For me as a kid living in the concrete jungle of the Bronx, the signs of spring were hard to read. But in our apartment, my mother made sure my sister and I knew that spring had arrived. She'd put up a "blossom tree," basically a large ceramic bucket filled with pink cherry tree branches and sunny forsythia flowers. These she would decorate with intricately etched and patterned eggs she'd made, and tiny foil wrapped chocolate bunnies. On Easter morning, we'd awaken to find cheerful baskets "left by Peter Cottontail," as my mom would say. Lined with day-glo cellophane grass, these baskets were filled with various marshmallow treats, bright plastic eggs rattling with juicy jellybeans, spicy lavender scented soap, and even a small plush bunny or bear.
Of course, I never quite believed in the Easter bunny, but for us kids, these spring celebrations were always good fun. On Easter Sunday, after dutifully dressing up in our new spring outfits for attending Church, we'd settle in for a huge meal of savory fish stew, roast leg of lamb, and yummy creamed beets. My mother worked hard at these preparations to bring a ray of light and joy into our lives. This was a time for reliving seasonal family traditions and reconnecting with each other. These heartwarming moments of familial renewal were mirrored for me in the larger reawakening of nature that I would come to appreciate around me.
Nature has had good lessons for me. Moving to the suburbs when I was eight, I often spent my entire allowance on planting spring bulbs and perennials, now no longer in plastic pots from a five and dime store, but directly in the rich black soil of our own back yard. Spring equinox ushered in a new cycle of growth, and I spent awe-filled days observing the detailed wonders of life unfolding. Each week more flowers popped open, and plump buds on stately trees revealed intricately shaped oak, maple or elm leaves. In those lengthening days the sun rose higher, and the whole world seemed to be buzzing with life. During my hours spent outdoors, the song of life was echoed from the Earth, and my heart was content. Everything was getting a fresh start, it seemed, and in time I realized that new beginnings could include me as well. Even today, I find serenity in nature.
At our house, March and April were time for annual spring-cleaning. From the basement to the attic, we'd scrub, freshen up and sort out what had accumulated from the previous year. Dust and cobwebs were swept away, and repairs and paint touch ups were done, as the weather grew warmer. We all shared the house after all, so we all shared in its upkeep. In addition to spring maintenance, gently worn clothes were donated and old toys in good shape were sold to raise money for local charities. It felt good that efforts made for our house could also impact others. Outside, the fertile vegetable garden was tilled for new plants, and symbolically, life began again.
These days, spring-cleaning continues, now making way for my inner renewal. It's a good time to settle out old issues, and release patterns and situations that no longer serve me. No one else can do this for me. We all wish we could fly, but before that can happen for me, I have some work to do. Lately, I feel like the proverbial chick having to first hatch out of his own egg. I peck away at my shell of protection and fear based limitations that now I am ready to outgrow. I place a spotlight on what's present for me, the truth of this very moment. It is time for me to clear out the old, and repair what was neglected or broken. I welcome new experiences. I too am ready to spring to life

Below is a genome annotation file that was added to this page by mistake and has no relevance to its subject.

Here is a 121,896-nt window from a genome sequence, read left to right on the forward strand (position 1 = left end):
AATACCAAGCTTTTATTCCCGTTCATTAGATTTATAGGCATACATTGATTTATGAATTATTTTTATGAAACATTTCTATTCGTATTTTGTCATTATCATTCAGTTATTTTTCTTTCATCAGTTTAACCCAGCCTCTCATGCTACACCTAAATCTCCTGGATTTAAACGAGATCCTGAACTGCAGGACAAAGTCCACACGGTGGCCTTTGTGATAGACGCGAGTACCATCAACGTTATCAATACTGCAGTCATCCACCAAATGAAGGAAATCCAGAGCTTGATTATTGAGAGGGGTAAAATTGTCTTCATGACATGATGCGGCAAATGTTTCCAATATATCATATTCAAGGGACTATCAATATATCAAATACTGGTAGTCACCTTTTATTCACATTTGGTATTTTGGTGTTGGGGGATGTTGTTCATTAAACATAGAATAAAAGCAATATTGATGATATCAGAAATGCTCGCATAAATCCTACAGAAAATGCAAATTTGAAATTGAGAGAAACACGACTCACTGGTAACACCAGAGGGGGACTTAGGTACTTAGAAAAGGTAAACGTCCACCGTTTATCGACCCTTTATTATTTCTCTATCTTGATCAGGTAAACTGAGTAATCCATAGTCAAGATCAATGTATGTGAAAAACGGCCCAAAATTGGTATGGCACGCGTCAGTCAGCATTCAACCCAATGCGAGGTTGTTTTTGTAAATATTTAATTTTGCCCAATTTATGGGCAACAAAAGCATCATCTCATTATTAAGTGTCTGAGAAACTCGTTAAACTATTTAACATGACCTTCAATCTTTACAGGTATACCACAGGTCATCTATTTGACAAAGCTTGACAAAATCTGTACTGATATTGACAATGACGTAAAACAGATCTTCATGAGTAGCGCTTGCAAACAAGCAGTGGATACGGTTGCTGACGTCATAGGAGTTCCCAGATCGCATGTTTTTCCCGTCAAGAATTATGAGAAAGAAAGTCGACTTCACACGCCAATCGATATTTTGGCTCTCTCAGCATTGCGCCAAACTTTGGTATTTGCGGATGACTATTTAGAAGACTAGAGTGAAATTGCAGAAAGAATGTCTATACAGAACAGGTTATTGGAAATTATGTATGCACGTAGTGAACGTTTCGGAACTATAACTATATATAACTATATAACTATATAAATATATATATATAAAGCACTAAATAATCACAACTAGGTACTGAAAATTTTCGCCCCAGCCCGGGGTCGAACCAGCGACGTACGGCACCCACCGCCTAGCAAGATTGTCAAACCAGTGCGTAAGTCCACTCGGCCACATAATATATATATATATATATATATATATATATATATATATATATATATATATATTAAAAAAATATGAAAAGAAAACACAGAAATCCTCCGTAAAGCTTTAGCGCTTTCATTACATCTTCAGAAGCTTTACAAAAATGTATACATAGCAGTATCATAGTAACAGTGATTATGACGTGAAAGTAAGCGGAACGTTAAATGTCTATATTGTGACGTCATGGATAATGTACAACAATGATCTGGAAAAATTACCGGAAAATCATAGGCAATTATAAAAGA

Certainly there is also a deep spiritual tradition to this season. Once I started attending school in the suburbs, Jewish friends introduced me to Passover, and so my experience expanded. I learned about how, for millions of Jews, Passover recalled their freedom from slavery in Egypt. Listening during the Passover meals to the stories of its roots in ethnic and religious liberation reflected for me that springtime holds the potential for release from many kinds of bondage. I have the power to grant myself freedom of mind and heart.
For Christians world over, Easter is a religious feast commemorating the resurrection of a living Christ. My heart finds inspiration in the spiritual renewal of Easter. Eternal life is not exclusive to any one religion; it is not just for me, but also for the entire human race. Jesus rising from the dead is dramatic, but its reflection in us is what I find so incredible. "Namaste," as the Hindu word reminds us, the Divine in me sees the Divine in you. We are all being resurrected to the awareness of our immortality and our familial connection as divine children of our Creator Source. Death is an illusion, the Easter story tells us, for in our essence we are all eternal beings.
The longer days of spring bring on a fresh light of transcendence. There seems to always be more to life than I can let in, but that's also what is so exciting. For me, the gift of spring is real freedom. It's an artful earthly balance between the daily grind and the bliss of eternal life. Spring awakens life on all levels, and I find that the more I share it, and the sheer joy that arises from it, the more my own well fills up. So, let's all spring to life!